KELLER, TX — A restraining order was filed this week in Tarrant County District Court to prevent further destruction of a vintage Rock Island passenger car that has divided the city’s Old Town Keller Merchants Association.
A copy of the order filed against association president Edward Kirkwood plus a cease and desist notice were taped to the car’s windows after stairs, a steel panel and railings were removed Memorial Day weekend following a controversial vote to scrap the car. The restraining order bars Kirkwood and any contractors from “obstructing, demolishing, selling or interfering, in any way, with the rail car.”
The petition was filed after a contractor over the weekend began dismantling the coach, which is believed to have been built around 1917. On Sunday morning a man wearing a welder’s mask and wielding a cutting torch was seen working on the end of the car that faces the locomotive at the city’s train display next to the Union Pacific main line.
Ceiling fans, a motor and ductwork were said to have been removed from the inside.
Association members Terry Thomas and Becky Harness, who spearheaded efforts to bring the coach to Keller, worked with an attorney to file the restraining order after a small group of members voted to scrap the car without other members knowing. One of the voting members was said to have joined the association just minutes before the vote.
According to a report in the Fort Worth Star-Telegram, the vote was 5-4 at a lightly attended association meeting May 7 to scrap the car. Kirkwood, a Farmers Insurance Group agent in town, said the consensus was that the rail car was an “eyesore” and a “hazard” and that a contractor should be hired to do the work.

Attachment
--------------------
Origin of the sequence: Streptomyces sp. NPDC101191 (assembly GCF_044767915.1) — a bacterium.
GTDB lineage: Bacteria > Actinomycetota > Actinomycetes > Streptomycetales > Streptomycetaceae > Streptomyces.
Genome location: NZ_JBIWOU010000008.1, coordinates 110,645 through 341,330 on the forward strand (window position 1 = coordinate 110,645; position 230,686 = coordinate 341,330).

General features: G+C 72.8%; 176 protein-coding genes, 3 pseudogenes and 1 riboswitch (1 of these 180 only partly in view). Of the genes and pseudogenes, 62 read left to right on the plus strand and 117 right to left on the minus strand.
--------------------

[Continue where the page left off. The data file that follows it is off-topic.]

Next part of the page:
Kirkwood did not comment further after the restraining order was filed. A hearing is set for June 11.
A day after filing the order, Thomas and Harness were still visibly upset. While Harness filed the petition, Thomas and others guarded the car.
“We sat on that train all day, one to three people at a time, to make sure nobody did anything while we got a restraining order,” said Thomas, who owns Memories and Treasures Antique Mall in town.
He vowed to defend the order. “If they come out there I will put myself between them and the train, and I’ll probably go to jail.”
The merchants association bought the car last year for $18,000 and moved it to the display in hopes of creating a train watching spot like those in nearby Saginaw and Grapevine, Harness said. Because it has no trucks, the car is perched on blocks behind the E8 locomotive and in front of two other cars that sit on a stretch of track between the main line and Old Town Keller, the original downtown.
Funds to buy the car, listed as an 87-foot Coleman in court documents, were raised through the city’s annual crawfish festival, and Harness said about $9,000 was generated at April’s event to begin restoration and buy trucks.
Harness, a quilt shop merchant, has not given up hope that restoration can continue.
“It was just supposed to be a nice, safe shell for people to sit in, visit and watch trains, a little bit better than what Grapevine and Saginaw have,” she said. “But it’s still fixable.”